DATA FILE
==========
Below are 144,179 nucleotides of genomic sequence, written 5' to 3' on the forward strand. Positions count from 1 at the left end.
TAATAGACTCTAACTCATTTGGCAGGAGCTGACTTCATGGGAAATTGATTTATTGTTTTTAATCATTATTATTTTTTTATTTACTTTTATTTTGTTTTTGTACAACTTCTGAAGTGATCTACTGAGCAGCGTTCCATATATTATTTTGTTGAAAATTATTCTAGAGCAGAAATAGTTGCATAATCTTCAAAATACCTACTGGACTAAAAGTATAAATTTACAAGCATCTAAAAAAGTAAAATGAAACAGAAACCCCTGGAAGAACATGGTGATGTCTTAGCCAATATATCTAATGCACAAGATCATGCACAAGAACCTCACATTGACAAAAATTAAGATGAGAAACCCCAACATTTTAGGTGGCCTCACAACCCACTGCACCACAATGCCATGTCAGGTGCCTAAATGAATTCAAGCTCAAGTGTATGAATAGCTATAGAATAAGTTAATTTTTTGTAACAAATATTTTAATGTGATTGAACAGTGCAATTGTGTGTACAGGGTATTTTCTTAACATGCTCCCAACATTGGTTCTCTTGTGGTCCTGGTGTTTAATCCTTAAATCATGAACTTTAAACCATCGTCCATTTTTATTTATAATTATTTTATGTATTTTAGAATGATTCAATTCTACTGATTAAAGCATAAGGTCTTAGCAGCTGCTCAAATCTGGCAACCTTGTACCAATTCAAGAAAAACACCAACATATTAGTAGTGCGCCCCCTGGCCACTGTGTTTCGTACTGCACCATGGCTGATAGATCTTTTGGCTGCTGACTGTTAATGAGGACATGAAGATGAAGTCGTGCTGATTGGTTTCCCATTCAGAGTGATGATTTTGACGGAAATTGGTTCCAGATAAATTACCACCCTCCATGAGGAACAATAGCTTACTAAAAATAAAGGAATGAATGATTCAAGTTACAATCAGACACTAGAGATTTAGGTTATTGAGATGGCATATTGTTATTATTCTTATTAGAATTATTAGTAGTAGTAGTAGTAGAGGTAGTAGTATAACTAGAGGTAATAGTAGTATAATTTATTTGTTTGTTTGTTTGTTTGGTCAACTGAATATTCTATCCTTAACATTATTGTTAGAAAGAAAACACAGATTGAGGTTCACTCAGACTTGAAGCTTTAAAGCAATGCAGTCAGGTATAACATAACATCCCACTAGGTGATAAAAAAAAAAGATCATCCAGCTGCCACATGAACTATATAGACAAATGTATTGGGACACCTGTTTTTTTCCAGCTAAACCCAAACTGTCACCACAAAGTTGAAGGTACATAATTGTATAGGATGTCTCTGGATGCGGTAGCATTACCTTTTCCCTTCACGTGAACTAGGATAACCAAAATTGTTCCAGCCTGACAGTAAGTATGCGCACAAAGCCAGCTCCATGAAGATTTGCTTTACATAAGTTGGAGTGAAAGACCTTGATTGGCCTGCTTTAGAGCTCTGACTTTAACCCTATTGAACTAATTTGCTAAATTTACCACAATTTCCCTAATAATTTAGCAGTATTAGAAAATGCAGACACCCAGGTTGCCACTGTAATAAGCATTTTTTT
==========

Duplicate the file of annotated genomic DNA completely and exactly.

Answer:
Below are 144,179 nucleotides of genomic sequence, written 5' to 3' on the forward strand. Positions count from 1 at the left end.
TAATAGACTCTAACTCATTTGGCAGGAGCTGACTTCATGGGAAATTGATTTATTGTTTTTAATCATTATTATTTTTTTATTTACTTTTATTTTGTTTTTGTACAACTTCTGAAGTGATCTACTGAGCAGCGTTCCATATATTATTTTGTTGAAAATTATTCTAGAGCAGAAATAGTTGCATAATCTTCAAAATACCTACTGGACTAAAAGTATAAATTTACAAGCATCTAAAAAAGTAAAATGAAACAGAAACCCCTGGAAGAACATGGTGATGTCTTAGCCAATATATCTAATGCACAAGATCATGCACAAGAACCTCACATTGACAAAAATTAAGATGAGAAACCCCAACATTTTAGGTGGCCTCACAACCCACTGCACCACAATGCCATGTCAGGTGCCTAAATGAATTCAAGCTCAAGTGTATGAATAGCTATAGAATAAGTTAATTTTTTGTAACAAATATTTTAATGTGATTGAACAGTGCAATTGTGTGTACAGGGTATTTTCTTAACATGCTCCCAACATTGGTTCTCTTGTGGTCCTGGTGTTTAATCCTTAAATCATGAACTTTAAACCATCGTCCATTTTTATTTATAATTATTTTATGTATTTTAGAATGATTCAATTCTACTGATTAAAGCATAAGGTCTTAGCAGCTGCTCAAATCTGGCAACCTTGTACCAATTCAAGAAAAACACCAACATATTAGTAGTGCGCCCCCTGGCCACTGTGTTTCGTACTGCACCATGGCTGATAGATCTTTTGGCTGCTGACTGTTAATGAGGACATGAAGATGAAGTCGTGCTGATTGGTTTCCCATTCAGAGTGATGATTTTGACGGAAATTGGTTCCAGATAAATTACCACCCTCCATGAGGAACAATAGCTTACTAAAAATAAAGGAATGAATGATTCAAGTTACAATCAGACACTAGAGATTTAGGTTATTGAGATGGCATATTGTTATTATTCTTATTAGAATTATTAGTAGTAGTAGTAGTAGAGGTAGTAGTATAACTAGAGGTAATAGTAGTATAATTTATTTGTTTGTTTGTTTGTTTGGTCAACTGAATATTCTATCCTTAACATTATTGTTAGAAAGAAAACACAGATTGAGGTTCACTCAGACTTGAAGCTTTAAAGCAATGCAGTCAGGTATAACATAACATCCCACTAGGTGATAAAAAAAAAAGATCATCCAGCTGCCACATGAACTATATAGACAAATGTATTGGGACACCTGTTTTTTTCCAGCTAAACCCAAACTGTCACCACAAAGTTGAAGGTACATAATTGTATAGGATGTCTCTGGATGCGGTAGCATTACCTTTTCCCTTCACGTGAACTAGGATAACCAAAATTGTTCCAGCCTGACAGTAAGTATGCGCACAAAGCCAGCTCCATGAAGATTTGCTTTACATAAGTTGGAGTGAAAGACCTTGATTGGCCTGCTTTAGAGCTCTGACTTTAACCCTATTGAACTAATTTGCTAAATTTACCACAATTTCCCTAATAATTTAGCAGTATTAGAAAATGCAGACACCCAGGTTGCCACTGTAATAAGCATTTTTTT